"Much time was spent in those days preserving foods. At that time people were truly self-sufficient and planned for winter," Allen said. She was the nursing director at Indian Health Service in Fort Defiance at the time of the interview in the 1980s.

During the fall the wild foods were gathered, wild onions, wild parsley, lilies, wild spinach, wild carrots and tea. In summer, there were wolfberries, currants, chokecherries, and sumac. In the high country here, there were prickly pear fruits, yucca and pinons.

Allen said they were happy to go to the trading post and buy canned food and ready-made bread because it was time-consuming to cook foods. But then they found out that sickness came with those store-bought foods, including allergies.

Navajo elder Howard McKinley, who lived to be nearly 100 years old, recalled how corn pollen was used in ceremonies and corn silk was used for healing teas. Navajo women sang corn grinding songs as they ground corn on grinding stones. Parched corn was ground together with pinons for nut butter similar to peanut butter.

McKinley remembered picking wild yucca bananas and wild potatoes. He remembered how blocks of frozen water from Blue Canyon were carried in wagons and stored as chunks of ice for summer months in the cut-stone houses near his home in Tse Ho Tso (Meadow between the rocks) known as Fort Defiance, Arizona.

“People wouldn’t be getting cancer today if they were still eating the wild foods,” McKinley said. He served as a tribal councilman most of his life and traveled with Annie Wauneka, who became a legend, encouraging Navajos to adopt safer health practices in the fight against tuberculosis.

When McKinley saw Navajo elderly being served corn dogs on a napkin, he helped revolutionize Navajo food programs in the mid-20th century.

It was called “the corn dog harvest” in Washington.

McKinley, a storyteller, received a master’s degree and always walked long distances. While sharing stories on the front porch of his home from the early 1980s to the late 1990s with me, he credited his long life to walking and laughter.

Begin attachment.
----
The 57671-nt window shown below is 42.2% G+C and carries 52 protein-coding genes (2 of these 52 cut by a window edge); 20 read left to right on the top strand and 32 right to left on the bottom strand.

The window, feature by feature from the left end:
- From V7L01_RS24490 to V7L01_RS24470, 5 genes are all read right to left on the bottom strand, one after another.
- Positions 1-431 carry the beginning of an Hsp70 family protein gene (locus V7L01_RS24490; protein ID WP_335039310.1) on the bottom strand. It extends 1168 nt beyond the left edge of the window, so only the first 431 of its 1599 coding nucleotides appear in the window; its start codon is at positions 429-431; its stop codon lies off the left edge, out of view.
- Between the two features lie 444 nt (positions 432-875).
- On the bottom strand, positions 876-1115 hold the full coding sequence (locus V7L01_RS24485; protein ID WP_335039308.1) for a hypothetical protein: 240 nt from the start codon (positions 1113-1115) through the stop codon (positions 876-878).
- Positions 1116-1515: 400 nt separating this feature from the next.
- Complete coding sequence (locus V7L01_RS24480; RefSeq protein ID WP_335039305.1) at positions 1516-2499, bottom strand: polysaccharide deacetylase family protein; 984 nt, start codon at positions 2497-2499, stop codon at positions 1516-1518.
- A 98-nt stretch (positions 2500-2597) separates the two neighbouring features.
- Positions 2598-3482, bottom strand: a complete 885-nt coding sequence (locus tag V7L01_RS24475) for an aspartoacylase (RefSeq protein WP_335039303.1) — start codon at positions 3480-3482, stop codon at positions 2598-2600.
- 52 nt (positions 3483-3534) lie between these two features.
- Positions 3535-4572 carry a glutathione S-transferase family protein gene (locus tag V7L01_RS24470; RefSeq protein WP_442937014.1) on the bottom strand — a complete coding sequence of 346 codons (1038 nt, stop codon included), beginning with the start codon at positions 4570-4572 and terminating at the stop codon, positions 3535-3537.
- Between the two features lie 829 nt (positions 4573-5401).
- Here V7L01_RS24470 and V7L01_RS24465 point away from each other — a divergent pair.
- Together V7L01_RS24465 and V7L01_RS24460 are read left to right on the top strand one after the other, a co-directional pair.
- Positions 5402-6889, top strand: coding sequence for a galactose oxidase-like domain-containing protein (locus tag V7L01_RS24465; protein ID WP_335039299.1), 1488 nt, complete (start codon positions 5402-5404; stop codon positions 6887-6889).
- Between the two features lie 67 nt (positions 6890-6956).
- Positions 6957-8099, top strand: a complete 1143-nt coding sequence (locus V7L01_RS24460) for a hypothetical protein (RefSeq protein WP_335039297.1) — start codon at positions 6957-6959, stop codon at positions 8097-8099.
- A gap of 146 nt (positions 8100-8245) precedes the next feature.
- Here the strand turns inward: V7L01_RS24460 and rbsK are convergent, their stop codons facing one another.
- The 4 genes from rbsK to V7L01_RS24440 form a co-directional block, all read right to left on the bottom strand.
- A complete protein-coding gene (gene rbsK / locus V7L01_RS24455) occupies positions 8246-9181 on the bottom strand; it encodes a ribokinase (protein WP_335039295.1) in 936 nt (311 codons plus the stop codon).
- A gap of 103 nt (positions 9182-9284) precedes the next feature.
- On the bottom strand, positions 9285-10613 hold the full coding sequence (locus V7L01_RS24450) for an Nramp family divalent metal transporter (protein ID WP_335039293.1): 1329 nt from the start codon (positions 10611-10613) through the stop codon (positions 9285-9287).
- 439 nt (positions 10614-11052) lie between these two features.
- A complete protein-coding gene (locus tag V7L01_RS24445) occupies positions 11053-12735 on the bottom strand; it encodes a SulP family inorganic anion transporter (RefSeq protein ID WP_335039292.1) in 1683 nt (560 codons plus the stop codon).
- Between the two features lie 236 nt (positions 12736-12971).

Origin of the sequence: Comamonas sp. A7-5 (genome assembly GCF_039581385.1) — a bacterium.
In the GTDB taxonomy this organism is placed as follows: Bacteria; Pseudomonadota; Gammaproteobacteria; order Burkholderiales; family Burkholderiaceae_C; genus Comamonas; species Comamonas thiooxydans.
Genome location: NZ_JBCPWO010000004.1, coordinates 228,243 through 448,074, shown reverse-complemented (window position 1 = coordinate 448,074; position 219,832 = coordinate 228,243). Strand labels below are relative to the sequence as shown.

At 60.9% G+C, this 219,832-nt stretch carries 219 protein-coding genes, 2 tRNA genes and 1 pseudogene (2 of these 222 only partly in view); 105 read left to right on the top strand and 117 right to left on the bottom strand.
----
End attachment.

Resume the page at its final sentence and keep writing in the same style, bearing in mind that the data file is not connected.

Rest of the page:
McKinley remembered Mr. Shinn, a Norweigian who left bouquets of flowers on his doorsteps at 3:00 in the mornings at the Meadow Between the Rocks, Tse Ho Tso. Mr. Shinn would make candy by tossing orange peels and peanuts into bubbling syrup and keep those hard candies in his pockets for kids.

Living the good life, McKinley said, is like the tiny seed that takes root in the rock. Eventually, it grows, and the tiny plant slowly begins to crack the rock. No one has to do any blasting.

Katherine Arviso, director of Navajo Food and Nutrition, led the scientific study of traditional foods, which revealed the secrets of ancient Navajo foods. Among those, the ash made from burning juniper needles, cooked in blue cornmeal mush, is an amazing source of calcium and minerals.

Blue cornmeal mush with juniper ash (Taa niil) has 802 mg of calcium in one cup, compared to 2.4 mg of the same amount without ash (Toshchiin.) Minerals were also found in Navajo edible white clay, grey clay, tumbleweed ash and Zuni Lake salt.

The study showed that ash was superior to baking soda in boiled hominy corn. The ash added calcium and Vitamin A, while the baking soda added sodium which can increase hypertension.

Dried foods, stored for winter, were analyzed including dried yellow squash and zucchini squash and watermelon, good sources of vitamins and minerals. The study revealed high sources of protein and iron in mutton blood sausage, liver and heart.